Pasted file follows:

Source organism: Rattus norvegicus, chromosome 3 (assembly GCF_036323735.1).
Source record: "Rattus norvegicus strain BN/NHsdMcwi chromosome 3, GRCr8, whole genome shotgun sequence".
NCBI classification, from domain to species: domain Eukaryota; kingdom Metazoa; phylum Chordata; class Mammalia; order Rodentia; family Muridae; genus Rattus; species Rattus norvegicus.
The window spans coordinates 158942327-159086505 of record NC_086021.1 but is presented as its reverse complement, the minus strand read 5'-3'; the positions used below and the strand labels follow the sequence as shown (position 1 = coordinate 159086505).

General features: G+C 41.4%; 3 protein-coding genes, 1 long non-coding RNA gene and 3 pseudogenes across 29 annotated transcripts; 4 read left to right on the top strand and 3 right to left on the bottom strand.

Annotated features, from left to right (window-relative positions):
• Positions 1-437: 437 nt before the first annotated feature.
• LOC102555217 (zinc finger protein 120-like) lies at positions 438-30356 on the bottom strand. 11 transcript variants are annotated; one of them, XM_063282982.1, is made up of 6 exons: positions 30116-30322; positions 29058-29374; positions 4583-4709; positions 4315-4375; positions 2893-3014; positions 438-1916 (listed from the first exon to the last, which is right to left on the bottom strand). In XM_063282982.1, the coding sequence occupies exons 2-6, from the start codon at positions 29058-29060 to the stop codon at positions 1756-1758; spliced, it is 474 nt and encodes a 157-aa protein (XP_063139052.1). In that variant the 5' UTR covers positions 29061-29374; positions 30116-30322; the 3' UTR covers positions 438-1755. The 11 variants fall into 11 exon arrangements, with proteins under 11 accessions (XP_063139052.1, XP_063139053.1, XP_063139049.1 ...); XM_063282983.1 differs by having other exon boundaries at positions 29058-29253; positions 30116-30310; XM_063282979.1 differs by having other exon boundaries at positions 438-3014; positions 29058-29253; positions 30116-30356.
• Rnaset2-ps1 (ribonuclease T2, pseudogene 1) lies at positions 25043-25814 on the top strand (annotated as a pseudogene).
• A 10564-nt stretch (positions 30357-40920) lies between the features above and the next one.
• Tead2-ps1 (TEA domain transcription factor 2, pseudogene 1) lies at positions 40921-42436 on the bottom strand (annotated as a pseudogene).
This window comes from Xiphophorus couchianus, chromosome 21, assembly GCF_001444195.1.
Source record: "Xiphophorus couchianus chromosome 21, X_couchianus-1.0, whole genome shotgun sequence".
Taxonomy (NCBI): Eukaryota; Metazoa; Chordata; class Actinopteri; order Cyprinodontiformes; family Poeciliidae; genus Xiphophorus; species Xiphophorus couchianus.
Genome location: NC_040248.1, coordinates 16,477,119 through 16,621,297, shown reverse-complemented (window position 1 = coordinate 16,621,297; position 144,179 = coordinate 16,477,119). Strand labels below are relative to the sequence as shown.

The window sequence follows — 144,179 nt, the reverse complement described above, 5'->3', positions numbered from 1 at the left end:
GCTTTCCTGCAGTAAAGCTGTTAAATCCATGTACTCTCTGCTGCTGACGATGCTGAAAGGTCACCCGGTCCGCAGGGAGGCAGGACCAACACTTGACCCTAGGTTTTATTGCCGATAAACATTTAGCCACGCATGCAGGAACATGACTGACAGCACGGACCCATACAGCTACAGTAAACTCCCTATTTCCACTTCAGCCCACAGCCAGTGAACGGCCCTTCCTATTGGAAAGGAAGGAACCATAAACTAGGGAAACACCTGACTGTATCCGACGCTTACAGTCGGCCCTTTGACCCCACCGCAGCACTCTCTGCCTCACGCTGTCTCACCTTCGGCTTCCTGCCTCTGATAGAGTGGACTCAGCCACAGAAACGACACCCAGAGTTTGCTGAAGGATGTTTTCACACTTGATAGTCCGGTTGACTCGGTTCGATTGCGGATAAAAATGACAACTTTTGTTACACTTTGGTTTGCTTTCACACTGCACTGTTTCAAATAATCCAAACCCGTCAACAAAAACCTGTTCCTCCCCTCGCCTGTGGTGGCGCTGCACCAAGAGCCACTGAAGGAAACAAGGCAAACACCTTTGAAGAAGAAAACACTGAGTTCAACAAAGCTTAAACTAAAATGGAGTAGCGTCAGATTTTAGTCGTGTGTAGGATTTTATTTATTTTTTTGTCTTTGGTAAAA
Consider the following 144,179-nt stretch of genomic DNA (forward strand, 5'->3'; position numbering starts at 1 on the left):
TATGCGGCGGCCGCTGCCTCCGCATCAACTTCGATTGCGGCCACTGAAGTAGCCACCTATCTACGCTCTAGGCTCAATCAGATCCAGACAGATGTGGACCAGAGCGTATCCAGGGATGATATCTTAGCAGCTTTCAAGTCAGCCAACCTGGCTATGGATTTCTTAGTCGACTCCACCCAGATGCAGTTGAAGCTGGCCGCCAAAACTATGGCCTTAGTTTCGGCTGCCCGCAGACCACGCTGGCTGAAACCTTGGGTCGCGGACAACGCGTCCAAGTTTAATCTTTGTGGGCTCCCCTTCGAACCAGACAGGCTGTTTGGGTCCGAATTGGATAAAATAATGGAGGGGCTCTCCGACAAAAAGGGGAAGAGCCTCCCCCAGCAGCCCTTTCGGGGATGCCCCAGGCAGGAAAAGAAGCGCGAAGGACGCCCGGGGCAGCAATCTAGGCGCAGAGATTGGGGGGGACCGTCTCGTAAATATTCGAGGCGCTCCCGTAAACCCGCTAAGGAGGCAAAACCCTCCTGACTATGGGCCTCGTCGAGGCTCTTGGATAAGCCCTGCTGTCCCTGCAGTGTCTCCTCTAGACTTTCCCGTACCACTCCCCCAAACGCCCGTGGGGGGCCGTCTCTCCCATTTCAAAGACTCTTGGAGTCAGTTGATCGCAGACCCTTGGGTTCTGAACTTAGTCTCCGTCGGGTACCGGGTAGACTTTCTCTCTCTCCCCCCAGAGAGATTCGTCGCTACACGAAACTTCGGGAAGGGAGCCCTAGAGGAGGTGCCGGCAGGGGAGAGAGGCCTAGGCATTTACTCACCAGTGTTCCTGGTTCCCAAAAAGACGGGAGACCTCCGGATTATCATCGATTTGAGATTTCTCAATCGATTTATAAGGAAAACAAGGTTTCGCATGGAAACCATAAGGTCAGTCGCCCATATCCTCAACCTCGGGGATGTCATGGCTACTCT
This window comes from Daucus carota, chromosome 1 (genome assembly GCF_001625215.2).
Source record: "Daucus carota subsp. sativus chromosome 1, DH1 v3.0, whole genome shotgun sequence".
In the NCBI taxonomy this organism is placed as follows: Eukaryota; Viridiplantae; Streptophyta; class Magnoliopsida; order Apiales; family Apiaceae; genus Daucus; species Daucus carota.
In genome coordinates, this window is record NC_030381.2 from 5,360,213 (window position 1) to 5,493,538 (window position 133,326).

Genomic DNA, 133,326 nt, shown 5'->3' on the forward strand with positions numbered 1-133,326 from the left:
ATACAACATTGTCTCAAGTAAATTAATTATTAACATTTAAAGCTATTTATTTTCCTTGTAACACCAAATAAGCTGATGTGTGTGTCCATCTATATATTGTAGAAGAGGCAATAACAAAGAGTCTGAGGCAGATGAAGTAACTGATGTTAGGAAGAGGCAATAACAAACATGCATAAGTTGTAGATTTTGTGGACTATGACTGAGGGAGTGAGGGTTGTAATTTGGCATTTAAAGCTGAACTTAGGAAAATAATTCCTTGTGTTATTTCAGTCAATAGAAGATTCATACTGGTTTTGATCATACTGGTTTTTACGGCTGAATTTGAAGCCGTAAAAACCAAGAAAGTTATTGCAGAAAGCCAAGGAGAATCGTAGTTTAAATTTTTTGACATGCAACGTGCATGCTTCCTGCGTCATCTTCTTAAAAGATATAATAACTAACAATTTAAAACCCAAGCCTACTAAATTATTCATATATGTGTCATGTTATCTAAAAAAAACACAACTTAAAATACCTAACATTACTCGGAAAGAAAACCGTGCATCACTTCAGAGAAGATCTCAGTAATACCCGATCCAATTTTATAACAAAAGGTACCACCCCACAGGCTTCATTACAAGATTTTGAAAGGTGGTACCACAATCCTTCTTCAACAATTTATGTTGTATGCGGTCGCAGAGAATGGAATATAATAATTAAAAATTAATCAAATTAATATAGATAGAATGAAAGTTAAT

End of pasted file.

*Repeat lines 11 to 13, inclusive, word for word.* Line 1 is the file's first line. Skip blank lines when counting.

• Tead2-ps1 (TEA domain transcription factor 2, pseudogene 1) lies at positions 40921-42436 on the bottom strand (annotated as a pseudogene).
This window comes from Xiphophorus couchianus, chromosome 21, assembly GCF_001444195.1.
Source record: "Xiphophorus couchianus chromosome 21, X_couchianus-1.0, whole genome shotgun sequence".